Joe Avezzano, who coached Oregon State football from 1980-84, died Thursday in Milan, Italy. The Dallas Morning News reported that he apparently collapsed while running on a treadmill in that city, where he was head coach of the Milano Seamen in the Italian Football League.
Avezzano’s most notable work came when he was special-teams coach of the Dallas Cowboys from 1990-2002 under three head coaches — Jimmy Johnson, Barry Switzer and Dave Campo. Avezzano was the long-maned figure often pictured on TV in animated fashion (aren’t all special-teams coaches?) on the sideline.
Avezzano was one in a long line of failed coaches at Oregon State. His record there is emblazoned on my brain — 6-47-2. It wasn’t for lack of trying, more an absence of fit and the wherewithal to reverse the course of a program that was slipping into a dark abyss of 28 straight losing seasons, an NCAA record.
Taking over for Craig Fertig in 1980, Avezzano quickly took a cue from OSU partisans who were sensitive to the fact that down the road in Eugene, Rich Brooks’ staff was usually signing the best players in the state (when they didn’t go out of state). So Avezzano, in his first signing class, took 12 Oregonians and the Ducks took one. This was way pre-Internet, pre-scouting service, pre-anybody-really-knew-how-good-a-prospect-might-be days, so Avezzano was able to get away with the notion in some quarters that he had landed a real haul. An Oregonian writer — who shall remain nameless because he’s still there — wrote that the Beavers “plucked the tailfeathers off the Ducks” that year in recruiting. Which, of course, made Brooks livid. And in time, it was obvious that that OSU class was about quantity of state recruits, not quality.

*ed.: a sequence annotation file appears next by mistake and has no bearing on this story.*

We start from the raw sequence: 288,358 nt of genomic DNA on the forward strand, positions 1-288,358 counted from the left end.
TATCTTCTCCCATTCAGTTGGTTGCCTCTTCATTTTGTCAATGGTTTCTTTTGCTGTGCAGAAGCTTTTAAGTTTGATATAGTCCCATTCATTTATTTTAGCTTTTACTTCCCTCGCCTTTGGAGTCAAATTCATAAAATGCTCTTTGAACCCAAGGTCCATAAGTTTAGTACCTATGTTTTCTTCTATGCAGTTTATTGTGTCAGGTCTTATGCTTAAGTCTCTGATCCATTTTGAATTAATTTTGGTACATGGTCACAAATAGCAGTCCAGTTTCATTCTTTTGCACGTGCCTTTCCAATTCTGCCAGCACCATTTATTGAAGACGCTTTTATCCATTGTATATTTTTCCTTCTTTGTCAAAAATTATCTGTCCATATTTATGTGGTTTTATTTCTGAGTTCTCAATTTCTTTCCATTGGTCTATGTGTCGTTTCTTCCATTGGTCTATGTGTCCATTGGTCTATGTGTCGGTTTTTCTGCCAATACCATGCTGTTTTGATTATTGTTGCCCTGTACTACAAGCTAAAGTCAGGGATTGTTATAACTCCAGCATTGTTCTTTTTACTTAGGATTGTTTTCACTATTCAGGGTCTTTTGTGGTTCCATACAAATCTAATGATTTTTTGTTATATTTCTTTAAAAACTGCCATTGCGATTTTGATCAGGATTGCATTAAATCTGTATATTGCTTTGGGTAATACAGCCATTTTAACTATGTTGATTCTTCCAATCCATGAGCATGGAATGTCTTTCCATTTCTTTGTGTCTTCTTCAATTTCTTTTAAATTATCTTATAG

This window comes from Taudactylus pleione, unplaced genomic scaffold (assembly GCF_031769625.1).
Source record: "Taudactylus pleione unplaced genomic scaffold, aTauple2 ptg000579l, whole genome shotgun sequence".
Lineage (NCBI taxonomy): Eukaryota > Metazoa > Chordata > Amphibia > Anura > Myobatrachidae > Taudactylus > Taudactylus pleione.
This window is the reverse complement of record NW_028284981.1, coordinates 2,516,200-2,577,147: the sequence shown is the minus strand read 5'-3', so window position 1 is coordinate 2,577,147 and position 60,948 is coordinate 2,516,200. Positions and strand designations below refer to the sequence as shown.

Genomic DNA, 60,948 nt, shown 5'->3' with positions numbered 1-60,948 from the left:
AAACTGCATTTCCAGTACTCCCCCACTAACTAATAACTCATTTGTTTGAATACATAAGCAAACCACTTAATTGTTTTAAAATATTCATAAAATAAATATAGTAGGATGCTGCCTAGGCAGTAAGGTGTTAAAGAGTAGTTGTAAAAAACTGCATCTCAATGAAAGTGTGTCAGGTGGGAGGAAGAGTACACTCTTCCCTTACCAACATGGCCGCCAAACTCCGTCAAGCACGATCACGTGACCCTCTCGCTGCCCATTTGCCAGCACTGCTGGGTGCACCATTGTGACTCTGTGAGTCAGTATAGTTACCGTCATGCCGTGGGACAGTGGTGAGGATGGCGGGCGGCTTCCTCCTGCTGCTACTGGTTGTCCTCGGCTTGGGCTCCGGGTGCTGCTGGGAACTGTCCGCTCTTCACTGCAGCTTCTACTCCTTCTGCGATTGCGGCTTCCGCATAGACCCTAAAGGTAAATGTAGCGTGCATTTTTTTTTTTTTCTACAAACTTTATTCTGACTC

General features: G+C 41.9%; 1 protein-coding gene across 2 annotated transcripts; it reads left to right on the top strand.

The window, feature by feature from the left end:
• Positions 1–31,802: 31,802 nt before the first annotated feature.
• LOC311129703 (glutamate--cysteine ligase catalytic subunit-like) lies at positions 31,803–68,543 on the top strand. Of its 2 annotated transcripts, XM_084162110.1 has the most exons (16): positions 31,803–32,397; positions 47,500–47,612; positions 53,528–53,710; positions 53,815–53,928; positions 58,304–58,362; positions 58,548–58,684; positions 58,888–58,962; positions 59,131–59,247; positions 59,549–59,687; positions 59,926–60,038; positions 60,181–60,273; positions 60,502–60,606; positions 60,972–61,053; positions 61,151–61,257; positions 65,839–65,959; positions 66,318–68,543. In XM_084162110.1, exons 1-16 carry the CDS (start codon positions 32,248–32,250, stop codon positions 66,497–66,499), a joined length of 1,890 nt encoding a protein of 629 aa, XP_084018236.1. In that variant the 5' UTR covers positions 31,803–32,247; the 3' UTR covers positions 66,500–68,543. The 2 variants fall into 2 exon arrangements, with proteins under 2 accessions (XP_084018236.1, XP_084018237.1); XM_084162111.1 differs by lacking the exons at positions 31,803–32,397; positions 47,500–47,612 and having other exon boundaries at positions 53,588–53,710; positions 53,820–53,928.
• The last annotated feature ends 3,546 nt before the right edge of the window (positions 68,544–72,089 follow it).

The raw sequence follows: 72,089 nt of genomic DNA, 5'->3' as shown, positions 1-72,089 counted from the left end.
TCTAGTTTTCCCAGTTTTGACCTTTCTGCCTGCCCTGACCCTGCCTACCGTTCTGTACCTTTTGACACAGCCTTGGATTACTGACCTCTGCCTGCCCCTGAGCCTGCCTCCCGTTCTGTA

Avezzano was a fun guy to be around. He enjoyed country music, and even on occasion would grab a microphone and croon a tune.
His OSU days never really could gain any traction. At the end of his fourth year, in the 1983 Civil War game, the two teams played to the memorable scoreless tie in a rainstorm at Autzen Stadium. It was, well, as dreadful as it sounds. Avezzano, whose team was a 13-point underdog, afterward tried to co-opt it as a sign that his program was on the right track. Here he was, campaigning to keep his job — which he did — on the heels of a 0-0 tie that elicited all sorts of punch lines.
Avezzano, who had come from the University of Tennessee staff, was gone by the next year. He migrated to an assistant’s job at Texas A&M, and then had the extended run with the Cowboys, where he found a niche.
“It just breaks my heart,” Cowboys former special-teams standout Bill Bates told the Morning News. “Joe changed people’s lives in a positive way. If you were around him enough, you would be affected by his ability to make people smile.”